Tuesday, February 26, 2013

The first day of the rest of our lives

One year ago today, February 27, 2012, Dr. Coffman called and said Lucy had Rett Syndrome. One week after that day I looked at Chad and said, "Well, a week has passed and we made it."
At that point, and for quite some time after, we were just trying to get by, not cry, and keep going. We kept trying to remind ourselves that nothing had changed for Lu and that we had to keep our heads up and not bring her down too. It was a pretty rough time for us; besides the devastating news, it was also Chad's last semester in school and we were anxiously waiting to see if Minitab was going to hire him.

Truly a day does not go by that Lucy does not amaze us in some way and so I inevitably think about stupid Dr. Coffman and his misinformation on a very frequent basis. I know I have said it many times before, and I'm certain I will likely rant on about him for the rest of my life, but how could he say the things he said, when they are just not true? How could he give a family information without being 100% certain that it was accurate? And maybe he thought it was, but he was wrong and therefore negligent in his duty to care for patients and their families! In the past year, Lucy's brain has most definitely NOT been deteriorating, because Rett Syndrome is NOT a degenerative Dr. Coffman said it was! He said she would just continue to lose abilities...but wait, in the past year she has learned to stand for longer and longer periods of time, take steps with support, and use her head to signal yes and no while navigating through a communication book! Hmmm. Oh yeah, and has started feeding herself somewhat...again.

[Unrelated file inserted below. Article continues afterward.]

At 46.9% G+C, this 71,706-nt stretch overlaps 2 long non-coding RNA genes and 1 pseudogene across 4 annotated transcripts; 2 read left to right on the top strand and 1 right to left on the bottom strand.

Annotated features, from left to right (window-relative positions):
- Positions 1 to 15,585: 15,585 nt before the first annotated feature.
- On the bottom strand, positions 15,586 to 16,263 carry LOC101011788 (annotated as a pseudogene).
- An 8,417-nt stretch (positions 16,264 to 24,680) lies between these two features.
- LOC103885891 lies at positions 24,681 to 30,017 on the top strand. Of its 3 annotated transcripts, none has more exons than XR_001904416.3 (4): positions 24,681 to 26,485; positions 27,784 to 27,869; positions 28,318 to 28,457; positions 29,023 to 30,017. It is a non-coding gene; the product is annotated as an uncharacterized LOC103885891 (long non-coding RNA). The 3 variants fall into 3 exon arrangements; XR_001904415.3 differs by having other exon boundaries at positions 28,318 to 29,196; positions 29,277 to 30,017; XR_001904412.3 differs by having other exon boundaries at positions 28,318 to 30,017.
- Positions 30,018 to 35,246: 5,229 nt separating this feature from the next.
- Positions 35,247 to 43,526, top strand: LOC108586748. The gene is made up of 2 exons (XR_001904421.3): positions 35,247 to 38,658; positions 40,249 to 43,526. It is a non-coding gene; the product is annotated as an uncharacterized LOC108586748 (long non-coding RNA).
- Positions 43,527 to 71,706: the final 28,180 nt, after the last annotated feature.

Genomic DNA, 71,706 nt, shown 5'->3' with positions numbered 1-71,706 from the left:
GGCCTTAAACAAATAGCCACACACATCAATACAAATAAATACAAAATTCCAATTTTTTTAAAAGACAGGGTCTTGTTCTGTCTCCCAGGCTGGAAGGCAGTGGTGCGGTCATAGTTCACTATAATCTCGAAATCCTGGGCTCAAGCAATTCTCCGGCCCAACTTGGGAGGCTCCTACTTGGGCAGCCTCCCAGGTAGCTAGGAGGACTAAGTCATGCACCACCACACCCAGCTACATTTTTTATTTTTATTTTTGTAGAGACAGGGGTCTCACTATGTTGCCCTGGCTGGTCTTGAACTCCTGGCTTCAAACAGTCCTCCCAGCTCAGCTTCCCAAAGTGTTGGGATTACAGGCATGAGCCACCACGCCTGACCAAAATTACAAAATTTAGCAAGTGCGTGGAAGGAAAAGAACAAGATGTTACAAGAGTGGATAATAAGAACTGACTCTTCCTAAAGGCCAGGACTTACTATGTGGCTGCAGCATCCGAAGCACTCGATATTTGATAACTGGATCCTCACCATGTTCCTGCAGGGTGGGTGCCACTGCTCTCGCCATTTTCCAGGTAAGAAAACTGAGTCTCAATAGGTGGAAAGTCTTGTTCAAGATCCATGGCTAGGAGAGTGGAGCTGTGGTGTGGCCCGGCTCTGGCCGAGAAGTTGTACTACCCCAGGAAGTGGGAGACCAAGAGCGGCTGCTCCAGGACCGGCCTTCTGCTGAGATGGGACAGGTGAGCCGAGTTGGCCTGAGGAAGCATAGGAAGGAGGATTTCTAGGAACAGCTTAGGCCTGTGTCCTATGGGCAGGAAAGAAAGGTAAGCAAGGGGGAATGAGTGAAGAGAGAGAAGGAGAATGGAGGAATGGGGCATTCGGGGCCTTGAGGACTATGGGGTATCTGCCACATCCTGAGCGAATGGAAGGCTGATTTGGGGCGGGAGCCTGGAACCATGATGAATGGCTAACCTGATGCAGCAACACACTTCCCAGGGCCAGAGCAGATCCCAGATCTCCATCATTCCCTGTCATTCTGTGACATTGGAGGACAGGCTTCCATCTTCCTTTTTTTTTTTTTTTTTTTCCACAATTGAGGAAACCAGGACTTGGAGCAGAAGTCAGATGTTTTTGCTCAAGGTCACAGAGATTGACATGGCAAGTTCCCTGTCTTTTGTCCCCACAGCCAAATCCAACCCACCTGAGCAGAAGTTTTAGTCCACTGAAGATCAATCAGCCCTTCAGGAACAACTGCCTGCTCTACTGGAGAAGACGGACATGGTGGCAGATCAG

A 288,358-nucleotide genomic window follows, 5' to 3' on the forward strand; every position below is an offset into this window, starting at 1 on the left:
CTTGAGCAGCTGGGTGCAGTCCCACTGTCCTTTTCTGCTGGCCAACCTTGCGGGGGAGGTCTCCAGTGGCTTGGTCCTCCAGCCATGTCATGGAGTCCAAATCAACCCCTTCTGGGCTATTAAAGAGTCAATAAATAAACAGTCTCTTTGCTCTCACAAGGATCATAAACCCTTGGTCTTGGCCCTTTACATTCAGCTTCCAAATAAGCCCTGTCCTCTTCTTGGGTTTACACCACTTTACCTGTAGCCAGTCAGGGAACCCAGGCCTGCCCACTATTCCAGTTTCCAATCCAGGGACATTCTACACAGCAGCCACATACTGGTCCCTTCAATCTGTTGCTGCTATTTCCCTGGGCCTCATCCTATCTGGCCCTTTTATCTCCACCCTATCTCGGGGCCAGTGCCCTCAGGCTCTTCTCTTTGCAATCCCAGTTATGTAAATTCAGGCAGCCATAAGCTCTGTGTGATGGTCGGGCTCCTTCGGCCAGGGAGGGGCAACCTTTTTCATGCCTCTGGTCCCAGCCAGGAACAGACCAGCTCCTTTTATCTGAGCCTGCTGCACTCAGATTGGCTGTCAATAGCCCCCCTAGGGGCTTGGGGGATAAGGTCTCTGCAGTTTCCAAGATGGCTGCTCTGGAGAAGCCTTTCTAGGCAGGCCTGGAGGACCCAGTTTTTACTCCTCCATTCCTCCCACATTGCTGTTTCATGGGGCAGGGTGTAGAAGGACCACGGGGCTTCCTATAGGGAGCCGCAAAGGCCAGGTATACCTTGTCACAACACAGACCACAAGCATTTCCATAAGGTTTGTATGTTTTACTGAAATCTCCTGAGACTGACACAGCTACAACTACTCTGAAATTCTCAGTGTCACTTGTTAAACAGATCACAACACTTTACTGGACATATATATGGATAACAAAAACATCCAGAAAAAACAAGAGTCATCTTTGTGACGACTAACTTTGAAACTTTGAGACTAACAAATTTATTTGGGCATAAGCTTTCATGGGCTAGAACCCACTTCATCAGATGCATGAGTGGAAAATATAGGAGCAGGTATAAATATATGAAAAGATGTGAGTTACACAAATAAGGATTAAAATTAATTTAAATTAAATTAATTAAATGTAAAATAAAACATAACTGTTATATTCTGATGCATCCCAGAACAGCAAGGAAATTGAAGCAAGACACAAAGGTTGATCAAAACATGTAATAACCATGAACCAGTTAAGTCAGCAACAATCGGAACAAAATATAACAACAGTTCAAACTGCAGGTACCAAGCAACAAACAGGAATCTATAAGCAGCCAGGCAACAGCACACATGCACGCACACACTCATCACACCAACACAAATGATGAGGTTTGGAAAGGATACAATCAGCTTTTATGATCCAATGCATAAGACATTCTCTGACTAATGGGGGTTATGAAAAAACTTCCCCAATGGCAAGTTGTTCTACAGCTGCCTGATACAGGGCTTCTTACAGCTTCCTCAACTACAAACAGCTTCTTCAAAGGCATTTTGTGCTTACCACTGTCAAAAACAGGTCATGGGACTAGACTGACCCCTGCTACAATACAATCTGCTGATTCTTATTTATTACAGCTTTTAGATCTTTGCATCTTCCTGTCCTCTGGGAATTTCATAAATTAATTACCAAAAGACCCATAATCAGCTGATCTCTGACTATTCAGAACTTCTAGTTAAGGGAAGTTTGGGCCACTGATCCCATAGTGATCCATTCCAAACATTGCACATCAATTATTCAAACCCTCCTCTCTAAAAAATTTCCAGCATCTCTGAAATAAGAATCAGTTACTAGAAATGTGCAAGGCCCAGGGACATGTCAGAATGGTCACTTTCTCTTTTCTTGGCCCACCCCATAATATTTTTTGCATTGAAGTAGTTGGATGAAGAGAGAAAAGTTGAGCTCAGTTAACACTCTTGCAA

Dr. Sasha has a patient in her 60's. Dr. Coffman most definitely led us to believe that only "some" girls live into their 20's and 30's. In blogs that I read by other mothers who have daughters with Rett and on Facebook sometimes, I am always surprised when someone says something about a shortened life-span. I know that is likely the case for most girls, but when I read something like that it makes me realize that I don't think about it. In the past year, I believe that I have learned to think pretty much about "today". That can sometimes include this week, this month, and even this year. But I guess I have learned, thankfully, to not sit and dwell (too much) on what Lu's life will be like in 20 years. Two months ago she was not talking to us daily with a PODD book, and one month ago she wasn't helping feed herself again...who knows what tomorrow might bring!

This day one year ago was bad, no doubt about that. Today is hopeful. I still get sad, and mad, and cry, and I always will. But we just have so much hope, with or without a cure, for the life Lu will lead. An example I'd like to share is about a beautiful handmade recipe box I have. My maid of honor, Ann, had her dad make it for me for a wedding present. When Lucy was born I started organizing my recipes, re-writing them, gathering them up, to pass on to her someday. After the diagnosis I was heartbroken and believed she would never be able to use it; just one of the million things I thought she would have to miss out on. I have continued to "work" on it here and there, but the other night I realized, of course she can still use it! She'll need to borrow someone else's hands, but what's new? That's what this year has taught me and helped me to accept. Lu can't do many things on her own, but she can do anything with our help!

Rett Syndrome is certainly not the worst fate that could've befallen us, but it was pretty bad, and as a family we have not just survived it, but we have thrived. We are stronger than we were, tougher, braver, and smarter! Life is good.

"Promise me you'll always remember: you're braver than you believe, and stronger than you seem, and smarter than you think." - Christopher Robin to Winnie-the-Pooh, from The House at Pooh Corner by A.A. Milne

Friday, February 22, 2013


Here are three things that Lucy said this week:

To me: "I like this, lucky, amazing, mom, dad, help."
"I don't like this, sad, help, thank you"